Bloomberg had story over the weekend that emphasized elements of Sotheby’s guarantee program. The report tried to equate the $8m loss with the gap between Stefan Edlis’s Lichtenstein guaranteed at $50m and its $41.7m premium price as if the rest of the guarantee book zeroed out save for that one painting.
At the same time, the story paired “an investor presentation—one that Sotheby’s PR department had included as a companion to earnings call—which mentions an $8m loss in Sotheby’s guarantee book for the quarter (up from a $6m loss the previous year) with the story of a pair of paintings that Sotheby’s bought outright from a consignor.
“The overall deal was profitable but we take the loss side now and the gain later,” McClymont said on the call.
Sotheby’s lost $8 million in the second quarter on guarantees, according to an investor presentation. This figure excludes auction commissions earned on these guarantees, a spokeswoman said. The auction house doesn’t comment on the profitability of its guarantee portfolio, she said.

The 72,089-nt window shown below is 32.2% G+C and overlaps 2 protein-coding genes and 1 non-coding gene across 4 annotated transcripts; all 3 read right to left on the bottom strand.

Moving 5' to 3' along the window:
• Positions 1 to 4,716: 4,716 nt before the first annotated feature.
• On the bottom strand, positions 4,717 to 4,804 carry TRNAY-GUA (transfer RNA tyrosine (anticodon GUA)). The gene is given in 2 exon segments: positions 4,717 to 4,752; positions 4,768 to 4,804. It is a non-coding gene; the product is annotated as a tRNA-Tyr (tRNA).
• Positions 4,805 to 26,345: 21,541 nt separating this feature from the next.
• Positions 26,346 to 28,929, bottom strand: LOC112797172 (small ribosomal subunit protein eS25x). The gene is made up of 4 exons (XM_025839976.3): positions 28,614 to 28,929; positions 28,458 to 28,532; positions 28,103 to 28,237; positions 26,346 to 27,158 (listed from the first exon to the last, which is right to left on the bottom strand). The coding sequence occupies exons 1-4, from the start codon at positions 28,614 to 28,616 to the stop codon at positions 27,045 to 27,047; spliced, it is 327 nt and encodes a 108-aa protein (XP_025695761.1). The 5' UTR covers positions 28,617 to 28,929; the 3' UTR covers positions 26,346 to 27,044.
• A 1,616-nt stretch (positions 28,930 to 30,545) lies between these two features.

Of course, the pair of paintings isn’t part of the guarantee book. Indeed, the fact that Sotheby’s owned the paintings outright is potentially more significant. It seems to be part of subtle trend as of late where both Sotheby’s and Christie’s are, on occasion, circumventing the guarantee process and becoming direct principals in the sales of certain high value works. It would be interesting to know which type of consignor is happier to lock in their profits and let the auction house sort out the risk reward. One also which side of the equation this inchoate trend is driven from: consignor or auction house?
“This painting was acquired along with another painting that was sold at the same auction for an offsetting profit which will be recognized later in the year when payment is received and title passes to the buyer,” Patrick McClymont, […]
One was Gerhard Richter’s fiery 1992 abstract work that fetched $28.2 million against the presale estimate of more than $30 million. The second was Sigmar Polke’s steamy jungle landscape from 1967 that sold $27.1 million, surpassing the $20 million target and setting a record for the late German artist. Minimum Guarantees “The overall deal was profitable but we take the loss side now and the gain later,” McClymont said on the call.
Art, Not Sotheby’s Profit, at Records in Fight for Works (Bloomberg Business)